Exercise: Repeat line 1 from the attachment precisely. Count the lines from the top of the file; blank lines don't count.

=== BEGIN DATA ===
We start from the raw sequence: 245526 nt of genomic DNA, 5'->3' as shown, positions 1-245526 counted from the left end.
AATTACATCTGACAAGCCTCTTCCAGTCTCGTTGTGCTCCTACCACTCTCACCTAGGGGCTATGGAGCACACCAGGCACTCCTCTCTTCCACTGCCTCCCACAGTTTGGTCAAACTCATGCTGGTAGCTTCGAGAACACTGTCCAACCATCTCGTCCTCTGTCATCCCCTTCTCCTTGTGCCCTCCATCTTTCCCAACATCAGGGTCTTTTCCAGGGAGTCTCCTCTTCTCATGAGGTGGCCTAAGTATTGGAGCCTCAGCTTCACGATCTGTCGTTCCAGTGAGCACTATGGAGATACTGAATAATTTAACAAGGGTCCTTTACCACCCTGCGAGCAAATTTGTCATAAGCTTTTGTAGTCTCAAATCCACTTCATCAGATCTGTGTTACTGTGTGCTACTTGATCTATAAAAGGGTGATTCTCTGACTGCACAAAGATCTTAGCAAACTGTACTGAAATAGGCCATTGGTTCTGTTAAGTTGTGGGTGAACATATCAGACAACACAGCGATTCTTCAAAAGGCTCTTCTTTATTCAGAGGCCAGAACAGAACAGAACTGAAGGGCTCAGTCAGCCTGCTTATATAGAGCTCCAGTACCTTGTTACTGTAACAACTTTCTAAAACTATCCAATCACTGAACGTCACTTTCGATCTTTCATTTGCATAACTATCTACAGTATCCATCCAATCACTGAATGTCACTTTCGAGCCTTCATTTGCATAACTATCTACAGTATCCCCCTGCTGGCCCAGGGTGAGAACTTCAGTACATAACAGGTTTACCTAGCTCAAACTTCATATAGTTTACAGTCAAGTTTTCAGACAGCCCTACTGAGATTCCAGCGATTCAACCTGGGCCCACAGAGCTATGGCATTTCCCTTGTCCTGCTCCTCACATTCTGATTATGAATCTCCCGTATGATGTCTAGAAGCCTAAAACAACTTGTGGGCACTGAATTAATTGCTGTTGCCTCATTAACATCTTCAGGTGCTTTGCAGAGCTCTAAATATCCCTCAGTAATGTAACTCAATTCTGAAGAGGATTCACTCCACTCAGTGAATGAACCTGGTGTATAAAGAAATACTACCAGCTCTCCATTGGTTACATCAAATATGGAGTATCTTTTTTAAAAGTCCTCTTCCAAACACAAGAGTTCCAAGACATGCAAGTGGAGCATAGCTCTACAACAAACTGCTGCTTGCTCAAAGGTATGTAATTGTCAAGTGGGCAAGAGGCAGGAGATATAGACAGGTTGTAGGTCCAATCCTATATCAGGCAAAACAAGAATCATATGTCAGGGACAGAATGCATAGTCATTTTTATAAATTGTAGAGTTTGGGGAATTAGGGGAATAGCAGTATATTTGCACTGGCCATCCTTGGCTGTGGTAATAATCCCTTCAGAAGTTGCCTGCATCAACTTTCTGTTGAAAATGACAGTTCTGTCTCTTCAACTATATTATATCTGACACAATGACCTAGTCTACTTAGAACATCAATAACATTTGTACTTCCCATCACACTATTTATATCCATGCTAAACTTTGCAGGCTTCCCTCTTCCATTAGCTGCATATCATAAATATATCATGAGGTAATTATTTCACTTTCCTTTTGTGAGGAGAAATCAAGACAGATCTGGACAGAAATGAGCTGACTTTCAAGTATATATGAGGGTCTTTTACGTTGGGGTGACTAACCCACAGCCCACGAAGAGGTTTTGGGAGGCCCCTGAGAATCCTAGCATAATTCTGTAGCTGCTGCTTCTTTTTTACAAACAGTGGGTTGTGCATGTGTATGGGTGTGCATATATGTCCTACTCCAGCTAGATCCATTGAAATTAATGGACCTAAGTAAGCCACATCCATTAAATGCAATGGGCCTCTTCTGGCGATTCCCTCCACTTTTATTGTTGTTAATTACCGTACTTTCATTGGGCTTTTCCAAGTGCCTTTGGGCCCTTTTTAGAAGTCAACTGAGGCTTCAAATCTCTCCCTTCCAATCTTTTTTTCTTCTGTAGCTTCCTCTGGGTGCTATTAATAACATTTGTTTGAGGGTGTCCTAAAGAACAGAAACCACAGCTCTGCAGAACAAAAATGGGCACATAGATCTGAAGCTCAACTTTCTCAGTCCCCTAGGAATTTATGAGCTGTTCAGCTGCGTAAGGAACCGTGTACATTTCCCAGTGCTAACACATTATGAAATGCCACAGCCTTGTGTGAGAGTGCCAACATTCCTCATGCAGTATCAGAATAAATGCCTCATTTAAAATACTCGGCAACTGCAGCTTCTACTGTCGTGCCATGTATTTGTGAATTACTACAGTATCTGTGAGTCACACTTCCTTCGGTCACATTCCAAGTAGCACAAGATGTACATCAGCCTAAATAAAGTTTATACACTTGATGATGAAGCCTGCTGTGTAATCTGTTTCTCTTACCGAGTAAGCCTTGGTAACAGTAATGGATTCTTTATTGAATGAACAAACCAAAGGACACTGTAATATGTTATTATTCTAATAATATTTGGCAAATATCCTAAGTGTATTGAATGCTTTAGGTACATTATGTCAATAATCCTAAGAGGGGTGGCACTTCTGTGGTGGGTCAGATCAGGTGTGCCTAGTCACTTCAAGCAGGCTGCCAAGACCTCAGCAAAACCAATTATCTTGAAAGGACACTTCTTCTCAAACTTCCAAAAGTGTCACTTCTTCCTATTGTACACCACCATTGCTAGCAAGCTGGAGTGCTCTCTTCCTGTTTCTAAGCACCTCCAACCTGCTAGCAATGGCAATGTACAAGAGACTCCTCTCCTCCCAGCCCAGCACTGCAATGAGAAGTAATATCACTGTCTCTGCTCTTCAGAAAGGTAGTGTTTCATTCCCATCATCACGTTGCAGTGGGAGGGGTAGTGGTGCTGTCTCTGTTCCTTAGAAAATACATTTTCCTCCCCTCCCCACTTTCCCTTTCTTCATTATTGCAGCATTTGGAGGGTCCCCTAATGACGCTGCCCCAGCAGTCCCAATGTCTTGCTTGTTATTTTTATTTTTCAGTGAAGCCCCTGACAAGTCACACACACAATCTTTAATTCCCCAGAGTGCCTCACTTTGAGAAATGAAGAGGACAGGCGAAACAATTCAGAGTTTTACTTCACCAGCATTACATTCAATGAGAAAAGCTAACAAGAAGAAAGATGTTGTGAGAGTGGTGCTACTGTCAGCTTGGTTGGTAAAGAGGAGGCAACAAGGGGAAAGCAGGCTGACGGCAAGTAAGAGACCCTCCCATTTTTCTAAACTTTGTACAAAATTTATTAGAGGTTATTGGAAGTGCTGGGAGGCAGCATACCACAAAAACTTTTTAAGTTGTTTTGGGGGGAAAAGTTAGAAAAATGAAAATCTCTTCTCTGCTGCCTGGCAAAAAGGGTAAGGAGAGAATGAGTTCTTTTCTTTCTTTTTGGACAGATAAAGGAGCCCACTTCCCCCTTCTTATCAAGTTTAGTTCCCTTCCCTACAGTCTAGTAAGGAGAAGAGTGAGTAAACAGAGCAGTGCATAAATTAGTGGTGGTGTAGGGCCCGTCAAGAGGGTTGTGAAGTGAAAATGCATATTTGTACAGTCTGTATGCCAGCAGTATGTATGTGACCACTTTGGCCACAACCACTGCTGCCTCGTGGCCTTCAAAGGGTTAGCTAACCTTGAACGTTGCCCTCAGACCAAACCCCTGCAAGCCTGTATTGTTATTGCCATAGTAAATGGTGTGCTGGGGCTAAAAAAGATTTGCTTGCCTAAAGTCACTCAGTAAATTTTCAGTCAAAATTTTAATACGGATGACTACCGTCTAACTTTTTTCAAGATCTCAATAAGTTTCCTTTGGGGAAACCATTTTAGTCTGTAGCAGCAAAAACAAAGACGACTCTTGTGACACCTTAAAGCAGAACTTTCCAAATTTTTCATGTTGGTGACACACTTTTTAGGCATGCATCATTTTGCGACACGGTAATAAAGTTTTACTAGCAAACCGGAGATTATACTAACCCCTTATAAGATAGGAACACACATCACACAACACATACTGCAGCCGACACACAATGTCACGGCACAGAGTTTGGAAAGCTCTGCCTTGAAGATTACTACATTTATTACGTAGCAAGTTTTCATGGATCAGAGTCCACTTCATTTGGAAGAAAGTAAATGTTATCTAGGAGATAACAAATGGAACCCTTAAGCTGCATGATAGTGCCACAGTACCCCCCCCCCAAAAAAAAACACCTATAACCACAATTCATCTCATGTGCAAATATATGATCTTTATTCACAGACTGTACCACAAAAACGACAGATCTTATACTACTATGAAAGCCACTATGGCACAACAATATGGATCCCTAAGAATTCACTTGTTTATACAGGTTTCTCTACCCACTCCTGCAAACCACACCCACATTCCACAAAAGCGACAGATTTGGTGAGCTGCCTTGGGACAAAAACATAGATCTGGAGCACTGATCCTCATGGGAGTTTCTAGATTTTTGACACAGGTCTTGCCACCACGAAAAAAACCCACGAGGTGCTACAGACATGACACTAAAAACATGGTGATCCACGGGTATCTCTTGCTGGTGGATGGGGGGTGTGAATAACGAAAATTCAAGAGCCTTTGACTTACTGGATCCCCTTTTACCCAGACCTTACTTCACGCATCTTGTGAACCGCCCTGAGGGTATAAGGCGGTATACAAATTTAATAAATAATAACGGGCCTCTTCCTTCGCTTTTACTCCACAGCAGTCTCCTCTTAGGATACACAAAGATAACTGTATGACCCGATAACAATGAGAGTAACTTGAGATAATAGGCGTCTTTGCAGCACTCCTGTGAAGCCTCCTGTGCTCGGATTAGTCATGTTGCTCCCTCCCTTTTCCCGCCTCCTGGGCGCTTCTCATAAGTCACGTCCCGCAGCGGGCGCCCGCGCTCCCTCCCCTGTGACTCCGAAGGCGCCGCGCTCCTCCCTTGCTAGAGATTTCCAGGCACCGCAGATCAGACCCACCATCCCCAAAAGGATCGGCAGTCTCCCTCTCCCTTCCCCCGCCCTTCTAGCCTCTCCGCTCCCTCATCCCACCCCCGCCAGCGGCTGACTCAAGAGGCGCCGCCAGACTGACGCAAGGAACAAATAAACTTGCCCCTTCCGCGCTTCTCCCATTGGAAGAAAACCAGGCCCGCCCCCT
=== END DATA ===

We start from the raw sequence: 245526 nt of genomic DNA, 5'->3' as shown, positions 1-245526 counted from the left end.